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Local and National 2017 Budgets. Real Estate Notes for the Buyer and Seller | Surrey | South Surrey


 As we all know Canada has been wrestling with challenging issues around housing affordability and foreign ownership and lately there has been some speculation the 2017 Federal Budget would address some of these issues. 


In an effort to temper real estate speculation some had thought there may be a change to the capital gains taxation or a NATIONAL foreign buyers tax like the one we have here in BC. 


Instead, the Feds are placing their efforts into affordable housing across Canada. Specifically, low income residents and families, the homeless, norther communities and First Nations groups.  11.2 Billion over the next 5 years.  5 Billion for a New National Housing Fund that will create new housing units across the country and 3.2 Billion to be spread between the provincial governments for more affordable housing.


In addition, FED Budget 2017 proposes 241 Million for CMHC over the next 11 years and 39.9 Million to Stats Canada over the next 5 years.  All funds to be used to collect data and establish a new Housing Stats System and a nationwide database (including foreign ownership stats) built to inform the National Housing Strategy and policy decisions.


This much needed money is LONG overdue but how does this help affordability for the middle class family in Canada?  Sadly, it doesn't.  The spending noted above is the only funding in the 2017 FED Budget that speaks to the Real Estate Market. 


While the Feds collect data on home ownership across the country for 5 years or more - real estate markets here and afar continue to price most of us out of the market.  Or for many of us, did so long ago but the problem with Federal intervention in Real Estate is the blanket nature of their policies.  For example ... pricing in Vancouver and Toronto continue to skyrocket while other markets across the country are contracting in value.  Tightening lending practices and introducing taxes can only further depresses Eastern and Northern and Albertan communities.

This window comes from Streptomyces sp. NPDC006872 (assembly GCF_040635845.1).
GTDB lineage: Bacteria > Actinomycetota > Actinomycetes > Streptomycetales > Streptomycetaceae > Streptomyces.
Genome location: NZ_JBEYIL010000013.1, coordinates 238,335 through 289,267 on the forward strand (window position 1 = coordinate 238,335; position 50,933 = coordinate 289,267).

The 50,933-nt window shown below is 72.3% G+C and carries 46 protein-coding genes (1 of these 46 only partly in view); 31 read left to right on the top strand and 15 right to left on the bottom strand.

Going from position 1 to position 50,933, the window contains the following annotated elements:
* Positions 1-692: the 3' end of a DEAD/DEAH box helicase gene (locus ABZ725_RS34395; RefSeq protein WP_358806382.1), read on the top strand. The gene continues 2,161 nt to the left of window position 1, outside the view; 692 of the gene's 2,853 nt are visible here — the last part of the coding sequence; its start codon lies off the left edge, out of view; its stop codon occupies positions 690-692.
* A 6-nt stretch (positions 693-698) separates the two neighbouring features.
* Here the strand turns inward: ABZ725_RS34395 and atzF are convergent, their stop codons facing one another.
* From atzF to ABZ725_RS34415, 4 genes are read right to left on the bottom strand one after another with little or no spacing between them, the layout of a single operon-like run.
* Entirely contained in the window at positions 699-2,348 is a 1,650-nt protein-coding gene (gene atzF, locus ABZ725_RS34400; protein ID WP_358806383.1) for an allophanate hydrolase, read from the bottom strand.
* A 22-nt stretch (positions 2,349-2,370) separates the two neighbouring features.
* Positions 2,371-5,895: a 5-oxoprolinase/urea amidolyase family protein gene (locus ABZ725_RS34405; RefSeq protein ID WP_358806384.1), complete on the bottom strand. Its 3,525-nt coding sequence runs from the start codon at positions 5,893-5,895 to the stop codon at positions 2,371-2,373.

That being said,  closer to home the Provincial Liberals delivered their 5th consecutive balanced budget with the following efforts aimed at improving affordability ...


An increase (to $500,000 from $475,000) of the Property Transfer Tax (PTT) threshold.

An increase (to $1.6 million from $1.2 million) of the Home Owner Grant threshold.

Dedicating $728 million of PTT revenue for affordable housing projects and programs, including the new BC Home Owner Mortgage Equity Program.

Dedicating $159 million to help make rent affordable for low-income families and seniors in private market rental units.


All much needed LONG AGO changes ... changes likely stalled for purposes of the upcoming election cycle.


Federal Budget:  http://s3.documentcloud.org/documents/3522426/Budget-2017.pdf

Provincial Budget highlights:  http://bcbudget.gov.bc.ca/2017/highlights/Balanced_Budget_2017_Highlights.pdf




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